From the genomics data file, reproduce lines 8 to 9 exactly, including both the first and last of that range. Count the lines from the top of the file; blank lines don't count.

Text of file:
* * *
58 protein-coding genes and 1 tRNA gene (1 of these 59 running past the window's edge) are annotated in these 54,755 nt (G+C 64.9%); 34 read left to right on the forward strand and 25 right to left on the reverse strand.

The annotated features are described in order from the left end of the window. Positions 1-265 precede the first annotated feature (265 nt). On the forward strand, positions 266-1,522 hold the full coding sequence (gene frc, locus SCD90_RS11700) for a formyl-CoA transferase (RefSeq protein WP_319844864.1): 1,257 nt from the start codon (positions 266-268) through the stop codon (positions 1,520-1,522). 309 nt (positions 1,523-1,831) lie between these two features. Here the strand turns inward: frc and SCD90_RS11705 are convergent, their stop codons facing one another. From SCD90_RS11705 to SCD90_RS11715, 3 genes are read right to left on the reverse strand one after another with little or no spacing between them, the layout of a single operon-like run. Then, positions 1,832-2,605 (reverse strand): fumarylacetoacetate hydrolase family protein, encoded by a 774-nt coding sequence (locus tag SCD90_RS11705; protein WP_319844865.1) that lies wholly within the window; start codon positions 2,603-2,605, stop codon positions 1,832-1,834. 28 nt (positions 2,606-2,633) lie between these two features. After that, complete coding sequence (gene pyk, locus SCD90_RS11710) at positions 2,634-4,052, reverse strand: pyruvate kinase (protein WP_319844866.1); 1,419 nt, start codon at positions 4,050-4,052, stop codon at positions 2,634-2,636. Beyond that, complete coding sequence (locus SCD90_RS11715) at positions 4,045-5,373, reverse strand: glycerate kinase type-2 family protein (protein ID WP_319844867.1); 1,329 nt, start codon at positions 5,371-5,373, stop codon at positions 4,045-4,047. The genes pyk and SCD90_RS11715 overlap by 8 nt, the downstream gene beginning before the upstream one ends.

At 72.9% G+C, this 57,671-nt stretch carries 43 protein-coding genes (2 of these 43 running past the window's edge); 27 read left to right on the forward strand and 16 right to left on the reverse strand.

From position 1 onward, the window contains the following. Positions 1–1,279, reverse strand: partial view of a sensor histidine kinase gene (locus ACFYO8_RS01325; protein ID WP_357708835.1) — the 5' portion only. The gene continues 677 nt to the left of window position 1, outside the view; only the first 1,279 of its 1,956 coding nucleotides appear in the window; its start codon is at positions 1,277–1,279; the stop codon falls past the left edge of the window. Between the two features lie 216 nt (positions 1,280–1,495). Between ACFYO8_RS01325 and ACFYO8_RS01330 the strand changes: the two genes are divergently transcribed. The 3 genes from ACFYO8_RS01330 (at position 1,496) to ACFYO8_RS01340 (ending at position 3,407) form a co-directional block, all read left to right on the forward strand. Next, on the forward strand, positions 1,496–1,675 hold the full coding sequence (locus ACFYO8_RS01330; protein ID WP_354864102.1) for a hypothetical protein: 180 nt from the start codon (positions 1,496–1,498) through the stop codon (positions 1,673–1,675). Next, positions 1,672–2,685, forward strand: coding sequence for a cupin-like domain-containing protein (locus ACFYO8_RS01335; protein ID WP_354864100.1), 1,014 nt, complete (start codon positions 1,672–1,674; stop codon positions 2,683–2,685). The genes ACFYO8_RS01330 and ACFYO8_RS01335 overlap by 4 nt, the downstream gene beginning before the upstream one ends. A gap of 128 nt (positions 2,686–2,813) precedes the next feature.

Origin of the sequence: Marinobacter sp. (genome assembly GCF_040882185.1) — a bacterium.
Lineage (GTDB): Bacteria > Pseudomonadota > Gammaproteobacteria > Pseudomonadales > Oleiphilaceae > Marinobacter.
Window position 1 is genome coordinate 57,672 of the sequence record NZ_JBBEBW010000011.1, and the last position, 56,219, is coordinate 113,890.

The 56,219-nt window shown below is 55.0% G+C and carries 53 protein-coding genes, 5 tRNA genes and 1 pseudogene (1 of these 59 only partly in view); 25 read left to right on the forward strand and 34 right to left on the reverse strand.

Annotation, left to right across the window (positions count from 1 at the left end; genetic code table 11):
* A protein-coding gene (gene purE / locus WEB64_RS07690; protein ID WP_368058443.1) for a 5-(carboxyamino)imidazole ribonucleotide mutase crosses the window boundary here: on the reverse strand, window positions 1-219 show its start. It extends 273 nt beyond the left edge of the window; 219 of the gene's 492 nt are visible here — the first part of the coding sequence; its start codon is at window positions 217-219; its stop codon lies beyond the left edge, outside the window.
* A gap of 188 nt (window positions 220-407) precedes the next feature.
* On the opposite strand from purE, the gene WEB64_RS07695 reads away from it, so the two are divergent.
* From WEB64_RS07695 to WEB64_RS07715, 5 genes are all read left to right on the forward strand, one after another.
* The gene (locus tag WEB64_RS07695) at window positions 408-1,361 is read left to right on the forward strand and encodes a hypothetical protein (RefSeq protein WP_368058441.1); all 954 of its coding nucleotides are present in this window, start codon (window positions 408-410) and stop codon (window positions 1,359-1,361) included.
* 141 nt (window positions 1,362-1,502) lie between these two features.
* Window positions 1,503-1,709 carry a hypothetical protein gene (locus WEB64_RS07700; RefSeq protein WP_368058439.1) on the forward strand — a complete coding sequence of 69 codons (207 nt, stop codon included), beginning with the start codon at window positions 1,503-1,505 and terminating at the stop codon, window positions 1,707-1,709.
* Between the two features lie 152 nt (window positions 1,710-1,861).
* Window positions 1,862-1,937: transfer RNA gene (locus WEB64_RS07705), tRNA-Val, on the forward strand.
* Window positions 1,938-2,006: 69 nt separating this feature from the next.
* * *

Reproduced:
The 56,219-nt window shown below is 55.0% G+C and carries 53 protein-coding genes, 5 tRNA genes and 1 pseudogene (1 of these 59 only partly in view); 25 read left to right on the forward strand and 34 right to left on the reverse strand.

Annotation, left to right across the window (positions count from 1 at the left end; genetic code table 11):